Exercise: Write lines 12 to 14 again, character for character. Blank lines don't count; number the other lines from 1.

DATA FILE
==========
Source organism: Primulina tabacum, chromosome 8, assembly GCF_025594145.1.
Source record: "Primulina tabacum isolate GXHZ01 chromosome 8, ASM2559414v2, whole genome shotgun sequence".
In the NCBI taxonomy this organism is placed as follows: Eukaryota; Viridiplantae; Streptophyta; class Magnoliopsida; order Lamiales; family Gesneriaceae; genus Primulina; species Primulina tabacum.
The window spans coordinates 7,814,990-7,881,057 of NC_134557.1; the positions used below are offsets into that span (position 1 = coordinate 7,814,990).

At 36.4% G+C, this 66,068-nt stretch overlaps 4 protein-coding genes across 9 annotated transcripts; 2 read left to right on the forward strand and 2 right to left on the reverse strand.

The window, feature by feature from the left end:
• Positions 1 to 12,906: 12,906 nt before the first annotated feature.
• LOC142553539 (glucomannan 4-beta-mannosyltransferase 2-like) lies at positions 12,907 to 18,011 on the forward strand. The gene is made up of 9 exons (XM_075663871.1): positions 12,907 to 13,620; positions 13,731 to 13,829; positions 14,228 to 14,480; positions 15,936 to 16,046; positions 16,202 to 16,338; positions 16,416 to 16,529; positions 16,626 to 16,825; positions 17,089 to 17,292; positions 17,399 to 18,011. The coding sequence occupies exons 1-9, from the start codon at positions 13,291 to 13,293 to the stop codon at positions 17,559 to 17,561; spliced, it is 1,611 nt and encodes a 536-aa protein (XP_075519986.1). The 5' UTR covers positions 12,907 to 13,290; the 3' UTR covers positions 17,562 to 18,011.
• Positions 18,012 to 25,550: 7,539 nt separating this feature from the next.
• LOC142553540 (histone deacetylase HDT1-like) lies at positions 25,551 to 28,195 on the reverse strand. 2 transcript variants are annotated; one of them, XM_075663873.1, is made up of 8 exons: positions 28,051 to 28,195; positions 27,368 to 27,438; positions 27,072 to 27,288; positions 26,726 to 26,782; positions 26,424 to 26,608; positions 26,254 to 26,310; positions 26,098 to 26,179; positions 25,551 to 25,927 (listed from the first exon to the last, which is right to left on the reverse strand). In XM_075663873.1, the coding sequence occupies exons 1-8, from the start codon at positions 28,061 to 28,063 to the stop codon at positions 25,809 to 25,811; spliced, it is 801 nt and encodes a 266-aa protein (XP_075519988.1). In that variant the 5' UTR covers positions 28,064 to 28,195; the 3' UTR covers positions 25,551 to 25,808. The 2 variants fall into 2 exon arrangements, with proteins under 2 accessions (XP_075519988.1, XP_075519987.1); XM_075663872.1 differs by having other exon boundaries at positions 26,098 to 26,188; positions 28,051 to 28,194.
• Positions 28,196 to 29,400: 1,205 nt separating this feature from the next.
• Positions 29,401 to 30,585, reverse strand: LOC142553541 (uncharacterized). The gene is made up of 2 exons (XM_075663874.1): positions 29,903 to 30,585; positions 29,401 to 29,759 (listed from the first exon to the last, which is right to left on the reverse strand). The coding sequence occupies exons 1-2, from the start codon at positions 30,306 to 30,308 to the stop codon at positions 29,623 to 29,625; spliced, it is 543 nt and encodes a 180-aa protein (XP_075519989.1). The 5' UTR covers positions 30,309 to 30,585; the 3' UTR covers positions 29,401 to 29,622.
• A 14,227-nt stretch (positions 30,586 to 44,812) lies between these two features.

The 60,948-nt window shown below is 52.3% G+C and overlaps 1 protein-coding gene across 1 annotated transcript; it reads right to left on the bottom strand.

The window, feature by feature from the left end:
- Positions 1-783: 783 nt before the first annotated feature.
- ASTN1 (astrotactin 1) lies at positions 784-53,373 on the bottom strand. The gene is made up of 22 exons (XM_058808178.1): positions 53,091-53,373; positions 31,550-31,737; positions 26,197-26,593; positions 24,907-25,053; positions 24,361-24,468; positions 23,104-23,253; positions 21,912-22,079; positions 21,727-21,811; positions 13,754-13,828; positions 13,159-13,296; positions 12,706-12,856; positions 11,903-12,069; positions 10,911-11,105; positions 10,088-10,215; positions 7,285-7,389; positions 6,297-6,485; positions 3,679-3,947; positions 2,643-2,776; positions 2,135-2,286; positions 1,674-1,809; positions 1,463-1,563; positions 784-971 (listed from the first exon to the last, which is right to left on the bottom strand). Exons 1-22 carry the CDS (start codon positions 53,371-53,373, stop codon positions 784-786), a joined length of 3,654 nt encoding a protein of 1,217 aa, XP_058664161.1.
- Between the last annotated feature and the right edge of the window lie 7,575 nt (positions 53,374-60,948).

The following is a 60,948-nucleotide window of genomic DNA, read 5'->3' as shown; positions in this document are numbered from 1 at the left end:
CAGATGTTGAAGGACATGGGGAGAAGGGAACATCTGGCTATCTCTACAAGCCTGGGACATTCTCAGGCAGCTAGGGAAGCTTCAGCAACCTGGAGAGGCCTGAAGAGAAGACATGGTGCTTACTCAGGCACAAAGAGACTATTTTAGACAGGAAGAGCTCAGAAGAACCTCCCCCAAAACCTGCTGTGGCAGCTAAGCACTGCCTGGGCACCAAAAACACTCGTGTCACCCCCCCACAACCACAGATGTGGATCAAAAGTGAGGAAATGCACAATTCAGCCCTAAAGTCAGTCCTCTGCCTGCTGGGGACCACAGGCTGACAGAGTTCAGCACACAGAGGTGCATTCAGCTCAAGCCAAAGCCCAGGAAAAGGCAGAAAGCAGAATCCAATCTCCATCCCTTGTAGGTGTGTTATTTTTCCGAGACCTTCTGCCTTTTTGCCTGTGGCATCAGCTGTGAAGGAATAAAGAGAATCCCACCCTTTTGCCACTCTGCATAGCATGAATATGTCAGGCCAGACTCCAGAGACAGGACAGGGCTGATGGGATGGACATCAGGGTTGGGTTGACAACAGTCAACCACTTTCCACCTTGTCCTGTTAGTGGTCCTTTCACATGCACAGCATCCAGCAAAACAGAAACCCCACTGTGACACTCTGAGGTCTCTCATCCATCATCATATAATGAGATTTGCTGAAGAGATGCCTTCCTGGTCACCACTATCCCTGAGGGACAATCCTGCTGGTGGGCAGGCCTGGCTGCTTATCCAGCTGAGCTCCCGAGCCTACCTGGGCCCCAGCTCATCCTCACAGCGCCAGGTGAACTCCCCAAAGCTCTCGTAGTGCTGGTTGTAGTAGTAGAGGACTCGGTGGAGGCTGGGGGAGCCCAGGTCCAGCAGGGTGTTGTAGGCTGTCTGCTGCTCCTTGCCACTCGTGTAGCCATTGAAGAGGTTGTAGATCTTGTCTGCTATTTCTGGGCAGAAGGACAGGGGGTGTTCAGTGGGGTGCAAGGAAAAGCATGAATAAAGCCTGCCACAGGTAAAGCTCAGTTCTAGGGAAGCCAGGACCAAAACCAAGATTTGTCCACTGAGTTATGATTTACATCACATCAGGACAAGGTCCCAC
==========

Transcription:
• Positions 29,401 to 30,585, reverse strand: LOC142553541 (uncharacterized). The gene is made up of 2 exons (XM_075663874.1): positions 29,903 to 30,585; positions 29,401 to 29,759 (listed from the first exon to the last, which is right to left on the reverse strand). The coding sequence occupies exons 1-2, from the start codon at positions 30,306 to 30,308 to the stop codon at positions 29,623 to 29,625; spliced, it is 543 nt and encodes a 180-aa protein (XP_075519989.1). The 5' UTR covers positions 30,309 to 30,585; the 3' UTR covers positions 29,401 to 29,622.
• A 14,227-nt stretch (positions 30,586 to 44,812) lies between these two features.

The 60,948-nt window shown below is 52.3% G+C and overlaps 1 protein-coding gene across 1 annotated transcript; it reads right to left on the bottom strand.